Variable annuity: Minnesota Life Insurance Co. made simplicity the focus of its first rollout for 2013, which is a variable annuity series called Guide. Offered as part of the carrier’s MultiOption variable annuity line, the series focuses on the most important benefits for clients, provides living benefits features at an additional cost, and streamlines the investment lineup., Thisis easier for clients to understand and is designed to meet the needs clients describe to their advisors, the company contends. What’s more, it’s a direct response to feedback from many advisors about how complex variable annuities have become, says Chris Owens, national sales vicepresident-retail life and annuities.
Takeaway: The issue of complexity has dogged variable annuities ever since early 1990s when the designs went “modern,” sporting ever-expanding menus of subaccounts, guarantees, riders and options. Certain variable annuity prospectuses have become so long and convoluted, they rival some of the legislation that Congress enacts. It will therefore be interesting to see how these simpler designs fare in the marketplace, and what demographics they attract. In the rollout announcement, Owens points out that the new products offer “less complexity and guaranteed income in retirement.” That combo could be just what the older set wants.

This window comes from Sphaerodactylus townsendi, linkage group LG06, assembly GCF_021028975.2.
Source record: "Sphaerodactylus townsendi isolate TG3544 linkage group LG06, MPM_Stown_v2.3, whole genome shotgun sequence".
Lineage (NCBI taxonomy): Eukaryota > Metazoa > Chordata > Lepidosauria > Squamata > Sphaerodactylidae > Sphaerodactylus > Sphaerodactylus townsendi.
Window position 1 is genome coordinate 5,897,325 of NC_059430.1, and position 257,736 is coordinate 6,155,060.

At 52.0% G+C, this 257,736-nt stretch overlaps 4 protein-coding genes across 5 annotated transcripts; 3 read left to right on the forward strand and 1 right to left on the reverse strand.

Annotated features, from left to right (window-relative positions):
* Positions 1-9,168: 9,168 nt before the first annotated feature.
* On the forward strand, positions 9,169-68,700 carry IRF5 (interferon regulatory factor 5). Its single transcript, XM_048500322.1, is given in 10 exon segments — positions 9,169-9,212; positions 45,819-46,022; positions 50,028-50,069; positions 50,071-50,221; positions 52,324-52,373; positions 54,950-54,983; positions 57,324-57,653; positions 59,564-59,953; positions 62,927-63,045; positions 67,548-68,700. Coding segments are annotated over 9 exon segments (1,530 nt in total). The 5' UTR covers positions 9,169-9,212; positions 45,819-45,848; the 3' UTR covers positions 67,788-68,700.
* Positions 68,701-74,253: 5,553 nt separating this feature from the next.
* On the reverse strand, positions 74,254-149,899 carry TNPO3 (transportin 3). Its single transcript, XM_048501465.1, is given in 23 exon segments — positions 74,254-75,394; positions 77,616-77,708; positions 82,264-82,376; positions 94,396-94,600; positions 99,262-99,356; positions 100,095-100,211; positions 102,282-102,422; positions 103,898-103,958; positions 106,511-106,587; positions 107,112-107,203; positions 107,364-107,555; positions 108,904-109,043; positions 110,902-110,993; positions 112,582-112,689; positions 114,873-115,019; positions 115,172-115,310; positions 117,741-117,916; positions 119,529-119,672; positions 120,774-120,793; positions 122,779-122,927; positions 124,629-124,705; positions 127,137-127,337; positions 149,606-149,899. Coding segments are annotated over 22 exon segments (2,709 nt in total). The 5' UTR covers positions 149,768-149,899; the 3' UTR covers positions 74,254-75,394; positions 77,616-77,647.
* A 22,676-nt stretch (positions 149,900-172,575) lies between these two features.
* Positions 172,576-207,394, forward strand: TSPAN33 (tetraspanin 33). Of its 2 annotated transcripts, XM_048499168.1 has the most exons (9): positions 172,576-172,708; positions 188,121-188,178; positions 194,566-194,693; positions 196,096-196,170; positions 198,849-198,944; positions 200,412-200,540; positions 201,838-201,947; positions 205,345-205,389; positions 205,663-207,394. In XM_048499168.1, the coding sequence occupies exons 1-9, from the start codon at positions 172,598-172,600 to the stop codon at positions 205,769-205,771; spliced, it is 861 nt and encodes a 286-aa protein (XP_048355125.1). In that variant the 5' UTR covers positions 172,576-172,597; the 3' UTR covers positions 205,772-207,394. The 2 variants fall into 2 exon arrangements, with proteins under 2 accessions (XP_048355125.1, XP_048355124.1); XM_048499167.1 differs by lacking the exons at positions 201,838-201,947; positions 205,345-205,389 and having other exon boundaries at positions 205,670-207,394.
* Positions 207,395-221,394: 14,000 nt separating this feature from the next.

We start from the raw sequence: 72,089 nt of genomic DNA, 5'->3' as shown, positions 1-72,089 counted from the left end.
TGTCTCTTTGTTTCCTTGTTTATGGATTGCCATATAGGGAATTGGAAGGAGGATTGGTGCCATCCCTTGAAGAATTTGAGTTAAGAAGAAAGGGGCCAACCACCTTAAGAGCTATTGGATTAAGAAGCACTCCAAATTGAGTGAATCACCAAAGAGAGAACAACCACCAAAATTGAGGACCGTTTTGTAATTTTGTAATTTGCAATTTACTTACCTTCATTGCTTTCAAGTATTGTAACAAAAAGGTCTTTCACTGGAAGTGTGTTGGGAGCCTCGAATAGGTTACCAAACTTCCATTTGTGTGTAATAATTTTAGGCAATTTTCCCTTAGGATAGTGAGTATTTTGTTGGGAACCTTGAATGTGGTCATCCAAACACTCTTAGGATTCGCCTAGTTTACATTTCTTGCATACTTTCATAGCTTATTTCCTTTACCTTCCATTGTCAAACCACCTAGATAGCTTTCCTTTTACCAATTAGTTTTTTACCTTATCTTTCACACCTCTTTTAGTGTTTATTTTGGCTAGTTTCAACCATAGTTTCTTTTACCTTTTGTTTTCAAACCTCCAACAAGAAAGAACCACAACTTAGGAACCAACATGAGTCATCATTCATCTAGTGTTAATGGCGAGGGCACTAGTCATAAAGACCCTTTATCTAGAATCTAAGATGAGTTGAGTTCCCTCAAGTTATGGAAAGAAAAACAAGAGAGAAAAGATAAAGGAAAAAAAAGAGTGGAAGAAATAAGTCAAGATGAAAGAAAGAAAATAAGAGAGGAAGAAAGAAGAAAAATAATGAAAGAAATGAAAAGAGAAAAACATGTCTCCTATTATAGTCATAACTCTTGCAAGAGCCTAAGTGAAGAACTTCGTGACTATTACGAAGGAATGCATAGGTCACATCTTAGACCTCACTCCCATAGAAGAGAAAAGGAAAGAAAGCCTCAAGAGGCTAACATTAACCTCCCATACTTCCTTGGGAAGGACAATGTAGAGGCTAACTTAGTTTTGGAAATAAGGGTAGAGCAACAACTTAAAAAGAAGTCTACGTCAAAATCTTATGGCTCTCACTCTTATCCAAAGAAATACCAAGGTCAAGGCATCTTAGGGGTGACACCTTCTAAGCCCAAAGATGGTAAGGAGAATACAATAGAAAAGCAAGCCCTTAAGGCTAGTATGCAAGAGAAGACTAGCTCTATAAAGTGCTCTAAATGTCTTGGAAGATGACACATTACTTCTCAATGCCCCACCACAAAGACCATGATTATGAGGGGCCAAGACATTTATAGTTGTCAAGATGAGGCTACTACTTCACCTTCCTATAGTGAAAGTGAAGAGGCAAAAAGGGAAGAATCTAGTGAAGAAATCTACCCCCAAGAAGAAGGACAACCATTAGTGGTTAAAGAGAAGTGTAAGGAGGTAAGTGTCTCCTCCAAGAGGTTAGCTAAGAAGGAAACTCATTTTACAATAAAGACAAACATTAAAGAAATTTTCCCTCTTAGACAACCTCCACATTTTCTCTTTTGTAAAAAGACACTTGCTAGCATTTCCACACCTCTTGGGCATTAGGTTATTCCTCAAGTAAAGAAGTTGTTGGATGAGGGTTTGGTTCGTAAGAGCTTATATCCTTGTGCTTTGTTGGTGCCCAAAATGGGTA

The above are only a few of the annuity developments in the early part of the year, selected more for their variety than anything else. All are rooted in activities and trends of the previous year or years, so it’s not accurate to label them the handiwork of 2013. Still, their debut so soon after the resolution of the fiscal cliff fiasco is somehow reassuring, kind of like the first buds of spring.
Takeaway: The annuity business had a tough go of it last year. Industrywide sales drooped in most lines, certain company deals reconfigured the annuity landscape, certain products were derisked to the bone, and certain advisors and distributors felt stuck in limbo. But 2013 is opening up more like business as usual than like a war zone. That could be a harbinger of a better year this year. Twelve months from now, we will know whether this was an auspicious beginning or not.